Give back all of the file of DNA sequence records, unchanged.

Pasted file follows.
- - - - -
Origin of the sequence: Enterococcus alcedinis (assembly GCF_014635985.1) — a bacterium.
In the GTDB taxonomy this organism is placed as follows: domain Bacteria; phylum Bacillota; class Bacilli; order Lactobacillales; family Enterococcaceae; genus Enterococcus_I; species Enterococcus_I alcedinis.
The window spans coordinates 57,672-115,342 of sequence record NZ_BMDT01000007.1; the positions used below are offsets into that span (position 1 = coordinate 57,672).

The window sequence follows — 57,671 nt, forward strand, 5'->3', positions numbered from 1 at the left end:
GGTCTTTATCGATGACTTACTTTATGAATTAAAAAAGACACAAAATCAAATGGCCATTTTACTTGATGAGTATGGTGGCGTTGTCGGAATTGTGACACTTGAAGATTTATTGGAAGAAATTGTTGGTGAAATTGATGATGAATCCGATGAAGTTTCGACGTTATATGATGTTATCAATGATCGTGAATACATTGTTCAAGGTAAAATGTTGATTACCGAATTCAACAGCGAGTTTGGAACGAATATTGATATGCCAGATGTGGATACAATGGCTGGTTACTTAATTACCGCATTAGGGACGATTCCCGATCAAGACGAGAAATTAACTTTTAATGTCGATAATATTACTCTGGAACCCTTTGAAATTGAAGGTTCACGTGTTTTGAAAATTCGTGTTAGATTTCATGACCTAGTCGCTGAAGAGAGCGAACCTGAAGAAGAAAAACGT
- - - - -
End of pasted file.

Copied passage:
Origin of the sequence: Enterococcus alcedinis (assembly GCF_014635985.1) — a bacterium.
In the GTDB taxonomy this organism is placed as follows: domain Bacteria; phylum Bacillota; class Bacilli; order Lactobacillales; family Enterococcaceae; genus Enterococcus_I; species Enterococcus_I alcedinis.
The window spans coordinates 57,672-115,342 of sequence record NZ_BMDT01000007.1; the positions used below are offsets into that span (position 1 = coordinate 57,672).

The window sequence follows — 57,671 nt, forward strand, 5'->3', positions numbered from 1 at the left end:
GGTCTTTATCGATGACTTACTTTATGAATTAAAAAAGACACAAAATCAAATGGCCATTTTACTTGATGAGTATGGTGGCGTTGTCGGAATTGTGACACTTGAAGATTTATTGGAAGAAATTGTTGGTGAAATTGATGATGAATCCGATGAAGTTTCGACGTTATATGATGTTATCAATGATCGTGAATACATTGTTCAAGGTAAAATGTTGATTACCGAATTCAACAGCGAGTTTGGAACGAATATTGATATGCCAGATGTGGATACAATGGCTGGTTACTTAATTACCGCATTAGGGACGATTCCCGATCAAGACGAGAAATTAACTTTTAATGTCGATAATATTACTCTGGAACCCTTTGAAATTGAAGGTTCACGTGTTTTGAAAATTCGTGTTAGATTTCATGACCTAGTCGCTGAAGAGAGCGAACCTGAAGAAGAAAAACGT